Dual-Disc Polar Printer

alpha and beta instead of x and y

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Partwise the dual-disc arrangement is suprisingly simple, with
few printed parts, 2x GT2 Pulleys (top flange pulled off) and 2x lazy suzan bearings.
Right now it's a plotter, but the plan is to build a 3D printer out of this.
Mostly for its mesmerizing movements.

Plotter Prototype:

Finished 3D Printer: 

Toolchanger config:

Diamond hotend turntable timelapse:

I tried gluing the GT2 belts to the discs. Superglue holds well, but not sure how long it will last and glueing is too much of a hassle. Printing in PLA is easier, though louder.

Printed TPU belts might work if it's not too soft or it needs more mounting holes.

Omitting them alltogether and using some sort of contact wheel from an old cassette deck or an inkjet paperfeeder might work as well for even lower part count. Since the gear ratio (20:1) is quite high, the resolution on the outer perimeter of the bed (130mm) is still better than normal 20teeth GT2 setup. 

All polar printers have some nice timelapse or scanning capabilities, since the print is already on a turntable.

Moving bed and still having a small overall footprint is also nice, especially for heavy hotend assemblies.

Multi-Extruder and parallel printing is another option that has been explored by Tyler Anderson's Theta printer
The Formulas for cartesian to bipolar coordinates are based on his bipolar Marlin fork.
He wrote a nice script to visualize the conversion, 
unfortunately I couldn't get it to run due to the old python and sfml version being used.
If someone gets it to run, please let me know.

Brent K made another design with tool changing abilities. He used a clever way to rotate the printbed around the axis of the base platter. This way both motors are stationary.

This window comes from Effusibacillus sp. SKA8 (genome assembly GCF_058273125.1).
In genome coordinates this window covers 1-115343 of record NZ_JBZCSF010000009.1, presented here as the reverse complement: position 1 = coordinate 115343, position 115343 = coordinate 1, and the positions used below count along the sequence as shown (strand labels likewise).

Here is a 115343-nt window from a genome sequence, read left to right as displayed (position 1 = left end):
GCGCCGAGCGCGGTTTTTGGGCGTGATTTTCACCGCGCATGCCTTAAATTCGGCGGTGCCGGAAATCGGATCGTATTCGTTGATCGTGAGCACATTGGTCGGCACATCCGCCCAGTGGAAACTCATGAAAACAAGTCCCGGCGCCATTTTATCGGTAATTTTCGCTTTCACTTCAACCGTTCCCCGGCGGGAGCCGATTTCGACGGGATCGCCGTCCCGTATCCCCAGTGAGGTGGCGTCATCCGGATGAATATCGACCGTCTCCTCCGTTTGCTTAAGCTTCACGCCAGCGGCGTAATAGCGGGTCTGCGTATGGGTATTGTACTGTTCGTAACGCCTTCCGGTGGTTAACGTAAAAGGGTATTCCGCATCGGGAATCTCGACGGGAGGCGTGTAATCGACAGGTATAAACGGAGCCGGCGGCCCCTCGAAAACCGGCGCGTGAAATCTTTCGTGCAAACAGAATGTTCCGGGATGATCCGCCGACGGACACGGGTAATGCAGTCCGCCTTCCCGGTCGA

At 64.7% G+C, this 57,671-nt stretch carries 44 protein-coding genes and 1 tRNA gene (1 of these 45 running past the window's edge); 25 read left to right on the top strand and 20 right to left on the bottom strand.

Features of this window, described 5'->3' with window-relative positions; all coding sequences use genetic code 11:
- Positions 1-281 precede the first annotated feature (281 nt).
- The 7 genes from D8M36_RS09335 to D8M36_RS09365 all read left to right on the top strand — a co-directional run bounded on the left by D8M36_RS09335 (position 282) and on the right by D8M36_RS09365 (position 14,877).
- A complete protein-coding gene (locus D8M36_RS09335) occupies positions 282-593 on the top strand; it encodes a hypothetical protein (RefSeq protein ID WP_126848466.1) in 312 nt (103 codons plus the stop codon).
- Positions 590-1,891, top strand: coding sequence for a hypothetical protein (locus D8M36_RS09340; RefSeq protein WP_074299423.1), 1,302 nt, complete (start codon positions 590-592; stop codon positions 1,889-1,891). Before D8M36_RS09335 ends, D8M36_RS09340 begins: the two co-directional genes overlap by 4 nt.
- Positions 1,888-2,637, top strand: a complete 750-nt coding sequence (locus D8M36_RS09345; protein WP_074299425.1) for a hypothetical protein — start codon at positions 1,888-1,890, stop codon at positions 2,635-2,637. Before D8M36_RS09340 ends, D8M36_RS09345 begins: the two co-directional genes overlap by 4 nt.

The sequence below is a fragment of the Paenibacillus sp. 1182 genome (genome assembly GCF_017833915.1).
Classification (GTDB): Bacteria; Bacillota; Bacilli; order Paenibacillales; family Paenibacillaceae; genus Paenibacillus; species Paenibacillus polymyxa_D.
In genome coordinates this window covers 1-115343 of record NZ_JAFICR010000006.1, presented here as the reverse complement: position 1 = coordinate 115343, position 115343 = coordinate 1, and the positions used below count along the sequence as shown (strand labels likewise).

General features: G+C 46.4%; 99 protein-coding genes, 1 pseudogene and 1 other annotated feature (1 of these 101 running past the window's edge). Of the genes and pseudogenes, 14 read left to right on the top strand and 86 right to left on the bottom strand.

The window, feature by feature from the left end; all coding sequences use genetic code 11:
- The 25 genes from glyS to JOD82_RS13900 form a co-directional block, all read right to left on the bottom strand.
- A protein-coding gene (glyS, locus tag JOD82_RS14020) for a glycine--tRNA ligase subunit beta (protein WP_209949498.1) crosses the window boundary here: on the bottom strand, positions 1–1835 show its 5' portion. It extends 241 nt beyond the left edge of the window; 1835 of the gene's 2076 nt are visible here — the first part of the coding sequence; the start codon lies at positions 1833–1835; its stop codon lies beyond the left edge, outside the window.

There are more shared concepts of a bi-polar 3D printer.
The oldest one I could find is from Trent Tobler, aka BeagleFury in 2006.
He posted more info of his printer 'RepOlaRap' on the reprap forums.,32343,33058#msg-33058

Another thanks to Robert Menetray who provided me with all the files of his stacked polar printer.

Print speed at the center needs adjustment and I ordered a hollowed shaft stepper to route the pen holder through, allowing for the full rotation of the print bed, but limiting the overall build size..

  • Turntable timelapse

    heinz07/23/2021 at 18:50 0 comments

    Polar printers have build-in turntable animations

  • Diamond hotend direct drives

    heinz07/18/2021 at 05:45 2 comments

    Always wanted to mount direct drives to my diamond hotend.
    This printer design allows for some heavy toolheads, so I gave it a try.
    I used an original 5er diamond hotend with heatsinks from an Ender 3. 
    They are cheaper and fit well without any lathing down (like the original E3D style ones)
    and let you choose your own heatbreak. (again, the original heatsinks have integrated heatbreaks
    and the bowden tube is supposed to go completely down to the nozzle.)

    Now that it's done and I've printed some, the whole assembly (2kg) seems a bit unwieldy,
    so I will probably revert back to Bowden.

  • First Dual extrusion tests

    heinz06/21/2021 at 17:11 1 comment

  • It prints

    heinz06/03/2021 at 15:37 0 comments

    Drilled fiber glass sheet to print on cold bed. 

    Printing the first layer rather slow and hot to make sure the plastic seaps into the holes.

  • Drill bearing race test

    heinz05/02/2021 at 18:56 1 comment

    I'm thinking about connecting the two bigger bearings with screws, but unlike the lazy suzan bearings I have to drill holes for that.

    I had no success with a cobalt drill, but tried a resharpened masonary drill and it worked better then expected.

    Ordered a 3mm masonary and will grind it down to 2mm to maybe cut a hole in the outer race from top to bottom without entering the ball groove.